One of the largest oil booms the United States has ever seen is the result of a new kind of drilling technology called fracking and horizontal drilling. These advanced methods have stirred up more than just natural resources lying underground. They have also stirred plenty of controversy, with some environmental experts decrying the techniques as being harmful. Because of such concerns, many companies have taken the initiative to make fracking cleaner and lessen its potentially harmful effects on the environment.
What is Fracking and How Does it Work?
Hydraulic fracturing, or fracking, is done by injecting large amounts of water, sand, and other chemicals into the ground using high amounts of pressure as a way to break through the hard bedrock formation. Fractures are created, making it possible to retrieve the oil and natural gas lying underneath. One of the methods used to drill the oil out from underneath the ground is called horizontal drilling. Drillers no longer have to drill vertically; instead, they can drill horizontally along the same rock formation in many different spots. Because of this, much more oil can be extracted at once.
- What is Fracking?
- Fracking: Fiction vs. Reality
- How Does Hydraulic Fracturing Work?
- Why is Shale Gas Important? (PDF)
- An Overview of Hydraulic Fracturing
- Horizontal-Directional Oil and Gas Well Drilling
- Introduction to Natural Gas Fracking
What Are Some Effects of Fracking?
Some oil and gas experts believe the extraordinary amounts of oil produced by fracking will help make the United States less dependent on foreign oil. By using fracking and other advanced methods, the United States has been able to increase oil production by billions of barrels. Fracking has helped the U.S. push oil production to a 25-year high. This increase in activity may have forever changed the landscape in many states. For example, once a primarily agricultural state, North Dakota now has a horizon dotted with thousands of drilling rigs thanks to increased activity in the Bakken Shale Formation. Besides the Bakken, there are other shale formations throughout the country that are being explored and drilled for oil.
- NASA Image of Gas Drilling in North Dakota
- Fracking Boom Pushing U.S. Oil Output to 25-Year High
- Fracking Boosts U.S. Oil to 10 Percent of Global Supply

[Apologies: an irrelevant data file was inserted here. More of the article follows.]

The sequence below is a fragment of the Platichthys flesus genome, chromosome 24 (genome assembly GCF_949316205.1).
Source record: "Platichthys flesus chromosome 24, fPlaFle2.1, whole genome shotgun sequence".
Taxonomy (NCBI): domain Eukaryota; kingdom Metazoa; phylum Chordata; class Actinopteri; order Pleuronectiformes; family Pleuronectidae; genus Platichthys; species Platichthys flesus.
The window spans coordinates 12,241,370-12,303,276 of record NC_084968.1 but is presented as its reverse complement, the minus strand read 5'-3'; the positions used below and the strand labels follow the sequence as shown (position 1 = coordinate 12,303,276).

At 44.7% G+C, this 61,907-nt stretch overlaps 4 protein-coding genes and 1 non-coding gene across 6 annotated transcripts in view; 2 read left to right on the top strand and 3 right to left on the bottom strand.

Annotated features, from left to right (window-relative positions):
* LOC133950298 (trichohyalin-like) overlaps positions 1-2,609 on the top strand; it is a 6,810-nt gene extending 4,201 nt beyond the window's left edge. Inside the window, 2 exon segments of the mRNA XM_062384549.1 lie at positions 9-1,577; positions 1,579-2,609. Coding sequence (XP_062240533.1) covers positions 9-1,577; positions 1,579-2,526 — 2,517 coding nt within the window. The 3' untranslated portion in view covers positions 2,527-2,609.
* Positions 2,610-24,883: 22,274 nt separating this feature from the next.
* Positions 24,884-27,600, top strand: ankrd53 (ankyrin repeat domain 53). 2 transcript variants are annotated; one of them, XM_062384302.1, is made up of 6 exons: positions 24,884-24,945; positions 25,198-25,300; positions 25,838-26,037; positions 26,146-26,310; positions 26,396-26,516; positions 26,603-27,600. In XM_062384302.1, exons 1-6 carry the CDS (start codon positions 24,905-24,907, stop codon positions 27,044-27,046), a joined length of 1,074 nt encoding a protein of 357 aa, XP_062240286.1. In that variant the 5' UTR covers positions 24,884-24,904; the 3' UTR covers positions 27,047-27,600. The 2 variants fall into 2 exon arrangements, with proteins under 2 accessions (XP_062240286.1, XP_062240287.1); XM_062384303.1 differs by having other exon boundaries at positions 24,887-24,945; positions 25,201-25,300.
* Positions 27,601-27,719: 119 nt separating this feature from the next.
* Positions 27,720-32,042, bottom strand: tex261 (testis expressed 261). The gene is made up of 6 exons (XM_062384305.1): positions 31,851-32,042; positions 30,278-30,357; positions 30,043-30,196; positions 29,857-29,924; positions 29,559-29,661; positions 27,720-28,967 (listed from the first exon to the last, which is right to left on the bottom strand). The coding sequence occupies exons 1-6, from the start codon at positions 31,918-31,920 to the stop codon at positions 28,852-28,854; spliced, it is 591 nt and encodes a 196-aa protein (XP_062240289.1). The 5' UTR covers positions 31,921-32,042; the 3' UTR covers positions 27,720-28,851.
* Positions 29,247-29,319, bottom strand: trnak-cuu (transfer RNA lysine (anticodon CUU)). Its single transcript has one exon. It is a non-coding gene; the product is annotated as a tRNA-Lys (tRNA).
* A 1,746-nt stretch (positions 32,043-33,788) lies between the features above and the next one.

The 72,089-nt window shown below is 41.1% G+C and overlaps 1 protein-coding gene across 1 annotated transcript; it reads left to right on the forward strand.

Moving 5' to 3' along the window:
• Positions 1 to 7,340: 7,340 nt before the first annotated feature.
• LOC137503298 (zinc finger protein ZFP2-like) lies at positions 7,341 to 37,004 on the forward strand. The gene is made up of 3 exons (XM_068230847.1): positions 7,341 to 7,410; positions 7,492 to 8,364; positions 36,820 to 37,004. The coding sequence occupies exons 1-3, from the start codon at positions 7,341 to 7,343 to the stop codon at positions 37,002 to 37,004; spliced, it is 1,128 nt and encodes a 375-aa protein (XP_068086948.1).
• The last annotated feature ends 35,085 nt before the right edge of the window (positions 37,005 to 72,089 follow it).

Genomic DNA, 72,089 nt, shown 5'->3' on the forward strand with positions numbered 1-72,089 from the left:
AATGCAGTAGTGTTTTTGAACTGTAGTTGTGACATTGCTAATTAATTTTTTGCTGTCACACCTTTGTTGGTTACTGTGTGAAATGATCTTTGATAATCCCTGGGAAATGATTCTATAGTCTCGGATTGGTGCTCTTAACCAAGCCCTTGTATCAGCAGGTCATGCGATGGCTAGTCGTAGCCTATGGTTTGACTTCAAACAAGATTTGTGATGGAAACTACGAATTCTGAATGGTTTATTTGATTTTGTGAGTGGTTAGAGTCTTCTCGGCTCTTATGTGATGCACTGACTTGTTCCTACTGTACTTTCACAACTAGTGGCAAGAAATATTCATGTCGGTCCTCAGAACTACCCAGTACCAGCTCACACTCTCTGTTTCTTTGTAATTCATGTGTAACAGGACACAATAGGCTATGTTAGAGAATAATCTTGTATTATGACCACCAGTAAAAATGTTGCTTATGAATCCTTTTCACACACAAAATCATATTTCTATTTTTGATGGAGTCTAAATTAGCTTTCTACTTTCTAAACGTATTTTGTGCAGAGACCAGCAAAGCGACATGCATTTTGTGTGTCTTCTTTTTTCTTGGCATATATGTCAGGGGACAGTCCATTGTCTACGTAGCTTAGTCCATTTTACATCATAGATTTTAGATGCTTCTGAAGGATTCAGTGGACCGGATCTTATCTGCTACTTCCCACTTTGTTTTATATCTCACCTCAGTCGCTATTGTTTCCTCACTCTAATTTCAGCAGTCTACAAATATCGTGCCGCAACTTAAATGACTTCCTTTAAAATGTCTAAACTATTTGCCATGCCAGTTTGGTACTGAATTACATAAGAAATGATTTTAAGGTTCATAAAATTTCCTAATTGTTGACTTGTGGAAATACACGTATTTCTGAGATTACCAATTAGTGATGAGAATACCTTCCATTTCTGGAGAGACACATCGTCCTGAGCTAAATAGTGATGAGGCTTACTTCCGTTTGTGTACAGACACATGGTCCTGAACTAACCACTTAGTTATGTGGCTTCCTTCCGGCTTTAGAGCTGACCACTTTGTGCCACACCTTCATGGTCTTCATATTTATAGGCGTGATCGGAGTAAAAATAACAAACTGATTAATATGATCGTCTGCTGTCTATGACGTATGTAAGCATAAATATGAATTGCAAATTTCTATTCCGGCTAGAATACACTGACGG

- Oil Boom: See a Modern-Day Gold Rush in Motion
- Reducing Oil Dependence Costs
- USGS Oil and Gas Assessment for the Bakken and Three Forks Formations
- The Social Costs of Fracking
What Are Some Potential Dangers of Fracking?
Some are not convinced that the increased oil production due to fracking is a good thing. Many environmentalists are concerned about the negative effects on the land, water, and air that fracking can potentially cause. Some worry that the chemicals being injected into the ground are contaminating the earth and will cause sickness and disease to both human and plant life. There is a lot of water that must be used in fracking, and many feel the amount of wastewater created will cause a whole host of problems if not managed efficiently.
- How Mining, Fracking, and Drilling Have Changed the Public Lands: From Carbon Sinks to Carbon Polluters
- EPA’s Study of Hydraulic Fracturing for Oil and Gas and its Potential Impact on Drinking Water Resources
- Potential Health and Environmental Effects of Hydrofracking
- Worker Exposure to Crystalline Silica During Hydraulic Fracturing
- Risky Gas Drilling Threatens Health, Water Supplies
What is Being Done to Keep Fracking Clean?
While many are realizing the potential dangers of fracking, companies are doing their part to prevent mishaps and accidents that make fracking dangerous. Oil and energy companies who own drilling operations are doing their part to keep fracking as clean as possible. Some newly developed technologies, such as water-free fracking, are promising in making fracking greener and cleaner. Other methods having great potential include the use of recycled water instead of fresh water and treating the wastewater that is produced. As cleaner fracking methods continue to develop and be implemented, natural gas and oil have the potential to be a greener form of energy with fewer negative consequences.
- Cleaner Fracking: Unconventional Oil and Gas Drilling Brings a Flood of Business for Water Treatment Firms (PDF)
- Clean Water Action: Oil and Gas Extraction and Hydraulic Fracturing
- The Future of Fracking: New Rules Target Air Emissions for Cleaner Natural Gas Production (PDF)
- Scientist Wins Award for Innovative Water-Filtering Technology
- One Way to Solve Fracking’s Dirty Problem
- Independents Beating New Air Emission Standards
- Green Fracking? Five Technologies for Cleaner Shale Energy